On the southern coast of the island, a standing stone can be seen close to the shore near the Pollachar Inn.
ISLE OF NORTH UIST
There are many sites of historical interest scattered about North Uist. Some are near
roads, others are harder to reach. Check with the Tourist Office when you get there to
make sure of access.
Between Clachan and Lochmaddy is the
Barpa Langass Neolithic cairn which has an intact
burial chamber. The monument is some 25 metres in diameter and 4 metres high. It is about
150 metres south of the road. One kilometre south-east of here (or 100 metres from the end
of the track at Langass Lodge) are the remains of a stone circle,
Near Carinish are the ruins of a 13th century church (Teampull na Trionaid), thought to
have been founded by the daughter of the warrior Somerled. It is signposted 200 metres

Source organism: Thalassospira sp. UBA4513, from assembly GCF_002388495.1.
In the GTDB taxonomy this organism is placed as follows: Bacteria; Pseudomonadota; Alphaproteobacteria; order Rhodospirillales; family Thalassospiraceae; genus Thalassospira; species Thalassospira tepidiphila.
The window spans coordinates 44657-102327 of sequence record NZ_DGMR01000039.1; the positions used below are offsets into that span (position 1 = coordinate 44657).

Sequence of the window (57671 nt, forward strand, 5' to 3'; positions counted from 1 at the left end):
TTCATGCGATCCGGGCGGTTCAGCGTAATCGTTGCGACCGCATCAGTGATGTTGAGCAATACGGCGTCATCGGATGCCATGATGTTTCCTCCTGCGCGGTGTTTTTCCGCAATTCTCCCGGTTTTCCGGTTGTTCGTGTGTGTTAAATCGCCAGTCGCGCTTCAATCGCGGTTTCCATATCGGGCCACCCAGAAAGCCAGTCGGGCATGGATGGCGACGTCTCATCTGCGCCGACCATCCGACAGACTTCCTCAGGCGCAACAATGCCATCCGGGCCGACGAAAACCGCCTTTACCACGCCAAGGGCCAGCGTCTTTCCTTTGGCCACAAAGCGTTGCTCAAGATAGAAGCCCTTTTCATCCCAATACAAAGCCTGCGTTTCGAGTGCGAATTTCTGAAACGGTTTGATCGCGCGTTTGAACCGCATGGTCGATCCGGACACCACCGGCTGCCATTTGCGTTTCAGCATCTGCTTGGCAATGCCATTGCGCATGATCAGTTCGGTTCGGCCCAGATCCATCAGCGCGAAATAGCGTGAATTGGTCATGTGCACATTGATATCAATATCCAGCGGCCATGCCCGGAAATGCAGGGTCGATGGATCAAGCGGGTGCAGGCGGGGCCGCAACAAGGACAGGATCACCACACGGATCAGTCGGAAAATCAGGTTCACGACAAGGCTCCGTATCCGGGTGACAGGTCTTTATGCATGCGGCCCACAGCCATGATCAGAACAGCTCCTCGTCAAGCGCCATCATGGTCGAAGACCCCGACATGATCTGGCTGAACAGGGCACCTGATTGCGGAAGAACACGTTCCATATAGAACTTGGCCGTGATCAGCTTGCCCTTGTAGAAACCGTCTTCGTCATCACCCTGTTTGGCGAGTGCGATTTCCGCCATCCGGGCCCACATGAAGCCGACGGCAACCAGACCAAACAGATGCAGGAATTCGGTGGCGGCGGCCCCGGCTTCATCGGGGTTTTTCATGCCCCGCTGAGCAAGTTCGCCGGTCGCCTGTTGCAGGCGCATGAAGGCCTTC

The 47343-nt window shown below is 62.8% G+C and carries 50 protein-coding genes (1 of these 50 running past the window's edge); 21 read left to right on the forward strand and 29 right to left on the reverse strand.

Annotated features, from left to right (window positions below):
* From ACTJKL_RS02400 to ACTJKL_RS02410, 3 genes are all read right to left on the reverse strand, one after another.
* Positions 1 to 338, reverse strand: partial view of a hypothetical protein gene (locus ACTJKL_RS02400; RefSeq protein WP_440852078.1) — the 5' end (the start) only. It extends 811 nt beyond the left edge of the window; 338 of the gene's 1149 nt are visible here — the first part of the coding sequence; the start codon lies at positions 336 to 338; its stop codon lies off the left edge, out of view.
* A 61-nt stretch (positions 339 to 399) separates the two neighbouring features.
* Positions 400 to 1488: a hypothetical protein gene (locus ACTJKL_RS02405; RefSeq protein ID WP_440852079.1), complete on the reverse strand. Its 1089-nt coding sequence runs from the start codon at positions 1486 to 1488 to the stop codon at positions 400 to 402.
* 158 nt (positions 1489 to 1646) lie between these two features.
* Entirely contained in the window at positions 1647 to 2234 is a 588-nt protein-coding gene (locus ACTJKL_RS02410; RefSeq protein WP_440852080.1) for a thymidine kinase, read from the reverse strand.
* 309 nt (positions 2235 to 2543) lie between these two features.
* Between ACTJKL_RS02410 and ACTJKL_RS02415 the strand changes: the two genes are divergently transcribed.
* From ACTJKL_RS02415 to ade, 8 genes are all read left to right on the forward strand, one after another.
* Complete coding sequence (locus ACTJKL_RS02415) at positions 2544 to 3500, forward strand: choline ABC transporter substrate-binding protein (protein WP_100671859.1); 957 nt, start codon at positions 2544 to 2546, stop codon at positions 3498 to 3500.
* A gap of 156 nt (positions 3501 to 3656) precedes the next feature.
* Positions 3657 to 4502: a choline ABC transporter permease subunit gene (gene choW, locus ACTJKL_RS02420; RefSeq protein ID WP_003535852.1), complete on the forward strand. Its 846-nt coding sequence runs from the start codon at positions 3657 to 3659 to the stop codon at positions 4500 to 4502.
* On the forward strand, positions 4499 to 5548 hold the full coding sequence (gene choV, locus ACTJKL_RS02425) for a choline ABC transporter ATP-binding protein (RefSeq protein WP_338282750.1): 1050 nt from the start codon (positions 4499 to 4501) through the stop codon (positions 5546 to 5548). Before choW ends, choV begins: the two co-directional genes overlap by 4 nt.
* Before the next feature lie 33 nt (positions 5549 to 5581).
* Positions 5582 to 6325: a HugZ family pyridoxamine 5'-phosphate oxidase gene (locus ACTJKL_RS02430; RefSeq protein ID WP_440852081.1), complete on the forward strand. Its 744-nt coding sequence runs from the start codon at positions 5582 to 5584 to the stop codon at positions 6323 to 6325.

from the raod at Carinish (Cairinis in Gaelic). A long cairn, dun and stone circle can all be
found east of here. Photos and description on my North Uist page.
Several monuments can be found along the road to the Harris/Berneray ferry point at
Newtonferry (Port nan Long in Gaelic). About 3 miles north of Lochmaddy, climb Blashaval
hill to the left of the road and you will find 3 standing stones known as the Three False Men
or Na Fir Bhreige. Legend has it that these mark the graves of spies who were buried alive.
You'll find them on the western slope of the hill.
Another mile or two further up on the right-hand side of the road on an islet (with causeway)
in Loch an Duin stands the broch known as Dun Thorcuill (or Torcuil) (map reference NF 888
Just before you reach Newtonferry is Loch an Sticir. There on an islet (with causeway) is a
broch known as Dun an Sticir which has a late medieval hall (map reference NF 897776).
Photos and description on my North Uist page.
In the west of the island, take the track from Tigharry to the summit of South Clettraval (133
metres high). Here you will find a Neolithic chambered cairn of the 'Clyde' type, unique in the
Western Isles, and also an Iron Age wheelhouse (map reference NF 749713).
Link to my photos.
Further south on the hill called Unival (or Uneabhal in Gaelic) is a Neolithic chambered cairn